“Current research on finding a diagnostic method for dementia most often either measures the levels of proteins in cerebrospinal fluid or blood, or looks at protein deposits in the brain by imaging. The work here reveals another approach. At present, analysing protein levels in blood is probably the most accurate method. However, the connectivity method described here is new, so could well add value to other tests or be developed further to improve its accuracy. We do need to test the method on a larger group of people, however, to confirm its validity. In particular, we should see how well it generalises beyond the affluent, white British people who were the main participants in the Biobank project. The paper also groups different kinds of dementia together, so specific tests for different disease types, notably Alzheimer’s Disease, might well work better.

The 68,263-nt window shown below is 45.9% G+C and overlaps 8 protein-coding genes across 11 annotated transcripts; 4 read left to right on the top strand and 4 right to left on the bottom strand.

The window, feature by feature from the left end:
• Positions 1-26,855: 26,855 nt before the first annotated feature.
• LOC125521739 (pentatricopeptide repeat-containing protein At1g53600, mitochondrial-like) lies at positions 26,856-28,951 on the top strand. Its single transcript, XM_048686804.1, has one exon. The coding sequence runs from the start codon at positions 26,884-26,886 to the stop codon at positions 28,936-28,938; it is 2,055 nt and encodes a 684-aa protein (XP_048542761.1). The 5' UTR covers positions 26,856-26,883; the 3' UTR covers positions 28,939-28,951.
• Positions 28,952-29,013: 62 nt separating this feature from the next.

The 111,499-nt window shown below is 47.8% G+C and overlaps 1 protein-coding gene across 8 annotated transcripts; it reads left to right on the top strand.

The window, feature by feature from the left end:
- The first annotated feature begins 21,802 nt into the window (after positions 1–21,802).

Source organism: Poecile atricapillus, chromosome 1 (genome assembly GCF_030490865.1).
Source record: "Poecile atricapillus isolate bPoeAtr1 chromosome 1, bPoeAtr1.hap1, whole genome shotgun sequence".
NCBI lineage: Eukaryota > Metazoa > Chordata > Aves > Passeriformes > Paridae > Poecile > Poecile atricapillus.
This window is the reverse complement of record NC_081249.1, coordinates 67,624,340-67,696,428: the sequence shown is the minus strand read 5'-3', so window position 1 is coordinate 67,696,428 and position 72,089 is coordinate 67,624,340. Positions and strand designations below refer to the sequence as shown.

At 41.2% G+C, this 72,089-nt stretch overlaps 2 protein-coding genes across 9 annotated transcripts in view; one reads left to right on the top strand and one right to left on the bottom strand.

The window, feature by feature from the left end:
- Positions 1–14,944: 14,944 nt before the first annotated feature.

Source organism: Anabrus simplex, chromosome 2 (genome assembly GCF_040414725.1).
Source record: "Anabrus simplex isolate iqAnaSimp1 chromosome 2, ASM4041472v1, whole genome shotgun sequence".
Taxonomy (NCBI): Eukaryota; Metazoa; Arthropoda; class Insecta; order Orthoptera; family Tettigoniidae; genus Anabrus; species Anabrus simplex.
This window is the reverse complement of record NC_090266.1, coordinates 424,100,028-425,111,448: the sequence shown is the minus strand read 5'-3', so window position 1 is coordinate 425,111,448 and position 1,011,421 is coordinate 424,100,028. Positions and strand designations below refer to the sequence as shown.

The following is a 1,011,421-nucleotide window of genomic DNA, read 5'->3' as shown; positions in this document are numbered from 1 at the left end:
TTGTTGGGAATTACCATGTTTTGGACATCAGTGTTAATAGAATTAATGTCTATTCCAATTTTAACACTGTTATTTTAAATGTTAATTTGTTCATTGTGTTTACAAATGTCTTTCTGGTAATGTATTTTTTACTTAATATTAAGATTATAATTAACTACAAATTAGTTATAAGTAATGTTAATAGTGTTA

“Dementia is a complex condition, and it is unlikely that we will ever find one simple test that can accurately diagnose it. Within a few years, however, there is good reason to believe that we will be routinely testing for dementia in middle aged people, using a combination of methods, such as a blood test, followed by imaging. The MRI connectivity method described here could form part of this diagnostic platform. We will then have an excellent understanding of which people are likely to benefit most from the new generation of dementia drugs.”


Prof Paresh Malhotra, Professor of Clinical Neurology, Imperial College London, said:

“This is a very interesting study that utilises MRI scan data from the UK Biobank cohort. The researchers have examined patterns of connections between brain regions in groups of 103 participants with dementia, of whom 81 developed dementia after being scanned, and over 1000 volunteers without dementia. They developed a model that was able to detect, on the basis of the brain connectivity patterns, which people in this cohort would go on to be diagnosed with dementia.